Florida’s Republican leaders are also forcing children with severe cognitive disabilities to take standardized tests. This is downright abusive. In one case, the state required the teacher of a critically ill boy with cerebral palsy to regularly document his medical condition. They did not stop even when he lay in a coma on his deathbed. Sadly, the list of such horror stories in the state of Florida goes on and on.

Florida is ground zero of a school privatization movement intent on destroying public education. It has the largest private school voucher program in the country, and each year almost $1 billion in state money goes to private instead of public schools. These private schools operate with little to no accountability and in many cases their students’ math and reading skills have declined.

Moreover, almost half of the charter schools in the state are run by for-profit corporations. These schools perform no better than traditional public schools, yet they still benefit from public support. Between 2006 and 2014, more than a third of the Florida charter schools that received federal funding — almost $35 million — have either closed or never opened to begin with.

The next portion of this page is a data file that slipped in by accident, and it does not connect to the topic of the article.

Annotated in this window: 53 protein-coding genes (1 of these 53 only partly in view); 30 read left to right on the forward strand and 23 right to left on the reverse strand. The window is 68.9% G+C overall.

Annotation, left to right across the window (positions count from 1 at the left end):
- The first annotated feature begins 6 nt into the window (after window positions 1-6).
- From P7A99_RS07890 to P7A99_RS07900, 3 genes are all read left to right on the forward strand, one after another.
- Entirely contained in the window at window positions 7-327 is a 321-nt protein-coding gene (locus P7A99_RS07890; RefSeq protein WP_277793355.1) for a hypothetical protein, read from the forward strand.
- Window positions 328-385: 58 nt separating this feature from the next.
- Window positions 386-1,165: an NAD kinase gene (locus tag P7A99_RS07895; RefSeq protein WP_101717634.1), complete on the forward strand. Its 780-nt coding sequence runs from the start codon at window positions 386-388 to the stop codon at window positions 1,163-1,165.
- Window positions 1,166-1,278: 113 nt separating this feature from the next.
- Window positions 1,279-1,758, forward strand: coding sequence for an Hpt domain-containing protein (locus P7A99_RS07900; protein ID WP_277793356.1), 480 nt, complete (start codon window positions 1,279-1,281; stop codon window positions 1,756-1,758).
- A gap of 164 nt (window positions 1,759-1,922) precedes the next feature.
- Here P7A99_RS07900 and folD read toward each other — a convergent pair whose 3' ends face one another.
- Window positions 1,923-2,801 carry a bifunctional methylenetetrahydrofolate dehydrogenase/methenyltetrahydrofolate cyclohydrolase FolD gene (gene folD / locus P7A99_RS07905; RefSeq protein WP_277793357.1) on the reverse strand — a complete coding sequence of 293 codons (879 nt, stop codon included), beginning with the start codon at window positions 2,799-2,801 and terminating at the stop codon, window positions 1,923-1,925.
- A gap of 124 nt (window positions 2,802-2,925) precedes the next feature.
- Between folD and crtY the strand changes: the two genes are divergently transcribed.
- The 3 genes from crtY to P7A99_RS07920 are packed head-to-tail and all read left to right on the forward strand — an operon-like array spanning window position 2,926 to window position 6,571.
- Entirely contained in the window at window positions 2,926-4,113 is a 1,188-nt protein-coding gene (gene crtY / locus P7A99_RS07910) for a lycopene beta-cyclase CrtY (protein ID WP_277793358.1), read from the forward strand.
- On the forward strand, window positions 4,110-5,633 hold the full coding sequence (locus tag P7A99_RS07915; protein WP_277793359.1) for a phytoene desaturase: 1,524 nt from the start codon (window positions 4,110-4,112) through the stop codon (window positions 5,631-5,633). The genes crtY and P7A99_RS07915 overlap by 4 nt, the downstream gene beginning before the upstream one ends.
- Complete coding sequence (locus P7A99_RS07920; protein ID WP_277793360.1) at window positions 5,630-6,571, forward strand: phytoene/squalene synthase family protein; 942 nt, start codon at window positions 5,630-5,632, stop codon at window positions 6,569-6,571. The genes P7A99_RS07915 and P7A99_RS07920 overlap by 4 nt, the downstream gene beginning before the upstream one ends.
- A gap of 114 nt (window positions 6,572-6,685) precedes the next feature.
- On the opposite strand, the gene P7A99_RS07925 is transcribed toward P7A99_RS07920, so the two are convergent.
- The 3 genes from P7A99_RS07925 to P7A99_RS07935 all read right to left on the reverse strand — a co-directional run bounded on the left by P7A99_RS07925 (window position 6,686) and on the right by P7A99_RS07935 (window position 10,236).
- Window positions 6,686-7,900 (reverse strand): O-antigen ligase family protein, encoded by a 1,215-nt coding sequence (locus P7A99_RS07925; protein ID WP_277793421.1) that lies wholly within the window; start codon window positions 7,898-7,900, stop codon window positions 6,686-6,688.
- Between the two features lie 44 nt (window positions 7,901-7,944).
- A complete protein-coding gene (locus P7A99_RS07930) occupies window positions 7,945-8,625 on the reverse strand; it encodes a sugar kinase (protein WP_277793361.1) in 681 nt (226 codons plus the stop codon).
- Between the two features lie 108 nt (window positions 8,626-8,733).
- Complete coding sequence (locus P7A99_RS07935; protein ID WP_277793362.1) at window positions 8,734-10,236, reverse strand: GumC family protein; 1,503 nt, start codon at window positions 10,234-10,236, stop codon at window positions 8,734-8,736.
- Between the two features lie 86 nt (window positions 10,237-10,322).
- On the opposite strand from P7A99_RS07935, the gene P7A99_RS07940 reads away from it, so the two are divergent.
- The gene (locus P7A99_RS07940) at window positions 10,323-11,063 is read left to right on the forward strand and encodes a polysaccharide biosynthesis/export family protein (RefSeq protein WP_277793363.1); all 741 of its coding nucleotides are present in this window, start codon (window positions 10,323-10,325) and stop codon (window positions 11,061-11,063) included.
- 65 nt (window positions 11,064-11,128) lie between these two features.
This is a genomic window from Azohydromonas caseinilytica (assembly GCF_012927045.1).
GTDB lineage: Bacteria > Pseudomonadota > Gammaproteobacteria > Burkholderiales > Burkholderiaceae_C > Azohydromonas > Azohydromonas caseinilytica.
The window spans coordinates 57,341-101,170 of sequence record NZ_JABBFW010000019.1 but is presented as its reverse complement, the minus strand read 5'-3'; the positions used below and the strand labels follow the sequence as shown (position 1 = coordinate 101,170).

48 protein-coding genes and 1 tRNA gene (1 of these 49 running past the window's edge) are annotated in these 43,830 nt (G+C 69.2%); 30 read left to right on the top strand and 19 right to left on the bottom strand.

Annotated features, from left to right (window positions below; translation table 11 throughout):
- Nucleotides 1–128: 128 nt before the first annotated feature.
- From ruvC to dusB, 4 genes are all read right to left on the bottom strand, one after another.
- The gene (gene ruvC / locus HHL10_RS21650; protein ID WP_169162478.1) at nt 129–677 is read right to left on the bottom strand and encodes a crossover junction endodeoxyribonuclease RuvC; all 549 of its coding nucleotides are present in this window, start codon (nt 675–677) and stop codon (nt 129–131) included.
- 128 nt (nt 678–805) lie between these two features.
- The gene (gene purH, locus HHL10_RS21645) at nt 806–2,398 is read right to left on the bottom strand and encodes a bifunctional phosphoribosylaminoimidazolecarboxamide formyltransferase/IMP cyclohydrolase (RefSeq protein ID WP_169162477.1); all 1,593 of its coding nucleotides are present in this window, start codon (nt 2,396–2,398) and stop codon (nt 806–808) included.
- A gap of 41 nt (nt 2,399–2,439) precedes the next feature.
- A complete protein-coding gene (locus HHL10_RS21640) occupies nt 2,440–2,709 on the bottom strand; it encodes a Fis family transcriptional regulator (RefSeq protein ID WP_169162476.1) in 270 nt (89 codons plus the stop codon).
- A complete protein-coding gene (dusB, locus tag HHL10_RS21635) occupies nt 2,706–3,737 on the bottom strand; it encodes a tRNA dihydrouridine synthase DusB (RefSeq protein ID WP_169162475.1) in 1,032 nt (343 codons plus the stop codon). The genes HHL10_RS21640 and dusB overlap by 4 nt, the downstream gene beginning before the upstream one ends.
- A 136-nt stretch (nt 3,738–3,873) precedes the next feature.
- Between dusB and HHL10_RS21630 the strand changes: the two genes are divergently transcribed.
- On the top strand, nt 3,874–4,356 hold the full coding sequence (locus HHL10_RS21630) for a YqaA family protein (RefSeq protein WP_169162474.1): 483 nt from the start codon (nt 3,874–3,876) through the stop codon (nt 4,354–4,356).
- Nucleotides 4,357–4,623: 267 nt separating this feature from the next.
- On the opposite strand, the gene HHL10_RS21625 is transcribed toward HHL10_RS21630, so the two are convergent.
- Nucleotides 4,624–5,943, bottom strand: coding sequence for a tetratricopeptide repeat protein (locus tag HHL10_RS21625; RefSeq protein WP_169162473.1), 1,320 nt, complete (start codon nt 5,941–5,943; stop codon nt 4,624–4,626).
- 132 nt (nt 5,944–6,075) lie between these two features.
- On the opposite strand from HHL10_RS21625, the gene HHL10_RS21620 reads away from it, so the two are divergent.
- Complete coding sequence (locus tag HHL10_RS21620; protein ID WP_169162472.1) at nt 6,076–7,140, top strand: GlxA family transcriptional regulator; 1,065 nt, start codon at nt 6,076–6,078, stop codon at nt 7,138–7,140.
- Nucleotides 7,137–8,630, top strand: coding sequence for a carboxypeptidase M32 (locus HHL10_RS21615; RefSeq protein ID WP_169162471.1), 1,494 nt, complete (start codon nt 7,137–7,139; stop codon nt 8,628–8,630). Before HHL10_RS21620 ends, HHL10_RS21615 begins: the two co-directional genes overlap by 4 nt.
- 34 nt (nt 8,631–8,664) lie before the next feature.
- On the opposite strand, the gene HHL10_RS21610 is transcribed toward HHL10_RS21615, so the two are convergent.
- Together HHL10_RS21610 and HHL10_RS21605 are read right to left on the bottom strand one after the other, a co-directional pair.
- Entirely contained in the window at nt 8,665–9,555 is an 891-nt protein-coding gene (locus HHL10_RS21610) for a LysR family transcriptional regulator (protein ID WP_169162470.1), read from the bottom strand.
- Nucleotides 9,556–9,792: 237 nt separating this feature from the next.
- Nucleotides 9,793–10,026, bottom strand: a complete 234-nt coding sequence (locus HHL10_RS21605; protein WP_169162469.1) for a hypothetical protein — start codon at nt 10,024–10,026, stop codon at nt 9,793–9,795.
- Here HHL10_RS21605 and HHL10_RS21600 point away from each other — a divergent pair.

It is long past time we put an end to these attacks on public education. Under my Thurgood Marshall Plan, taxpayer money will be used to invest in our teachers and students, and not in corporate welfare. We will establish a national minimum salary of $60,000 for educators; triple funding for Title I schools; and strengthen the Individuals with Disabilities in Education Act (IDEA) by ensuring that the federal government provides 50 percent of the support for students with special needs. We will combat privatization by eliminating school voucher programs and placing a moratorium on the expansion of charter schools. And we will put an end to high-stakes testing once and for all.

Betsy DeVos and her billionaire friends in the Walton and Koch families do not want any of this to happen. If it were up to them, we would continue to give corporations trillions of dollars in tax breaks and starve our public education system of the resources it needs to be the best in the world.


What happens when Florida’s biggest for-profit charter chain takes over three low-performing public schools? Follow the money. Ka-Ching!